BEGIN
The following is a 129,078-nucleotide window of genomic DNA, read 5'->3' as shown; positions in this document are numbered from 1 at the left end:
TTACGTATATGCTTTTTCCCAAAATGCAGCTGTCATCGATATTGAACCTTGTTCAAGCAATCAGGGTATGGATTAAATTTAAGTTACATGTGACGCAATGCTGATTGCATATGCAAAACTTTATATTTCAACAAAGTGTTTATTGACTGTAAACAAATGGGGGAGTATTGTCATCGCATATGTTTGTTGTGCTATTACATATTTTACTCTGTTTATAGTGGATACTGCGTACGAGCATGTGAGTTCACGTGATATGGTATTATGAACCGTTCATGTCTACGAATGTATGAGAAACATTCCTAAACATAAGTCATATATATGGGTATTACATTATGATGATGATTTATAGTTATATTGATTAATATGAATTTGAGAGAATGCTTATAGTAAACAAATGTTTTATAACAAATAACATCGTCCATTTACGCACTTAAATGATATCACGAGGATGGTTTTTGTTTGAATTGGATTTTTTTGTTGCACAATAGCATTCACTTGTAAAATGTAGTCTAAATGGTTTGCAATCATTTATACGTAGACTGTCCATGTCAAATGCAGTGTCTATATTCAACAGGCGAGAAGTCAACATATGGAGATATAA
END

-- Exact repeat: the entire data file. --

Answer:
The following is a 129,078-nucleotide window of genomic DNA, read 5'->3' as shown; positions in this document are numbered from 1 at the left end:
TTACGTATATGCTTTTTCCCAAAATGCAGCTGTCATCGATATTGAACCTTGTTCAAGCAATCAGGGTATGGATTAAATTTAAGTTACATGTGACGCAATGCTGATTGCATATGCAAAACTTTATATTTCAACAAAGTGTTTATTGACTGTAAACAAATGGGGGAGTATTGTCATCGCATATGTTTGTTGTGCTATTACATATTTTACTCTGTTTATAGTGGATACTGCGTACGAGCATGTGAGTTCACGTGATATGGTATTATGAACCGTTCATGTCTACGAATGTATGAGAAACATTCCTAAACATAAGTCATATATATGGGTATTACATTATGATGATGATTTATAGTTATATTGATTAATATGAATTTGAGAGAATGCTTATAGTAAACAAATGTTTTATAACAAATAACATCGTCCATTTACGCACTTAAATGATATCACGAGGATGGTTTTTGTTTGAATTGGATTTTTTTGTTGCACAATAGCATTCACTTGTAAAATGTAGTCTAAATGGTTTGCAATCATTTATACGTAGACTGTCCATGTCAAATGCAGTGTCTATATTCAACAGGCGAGAAGTCAACATATGGAGATATAA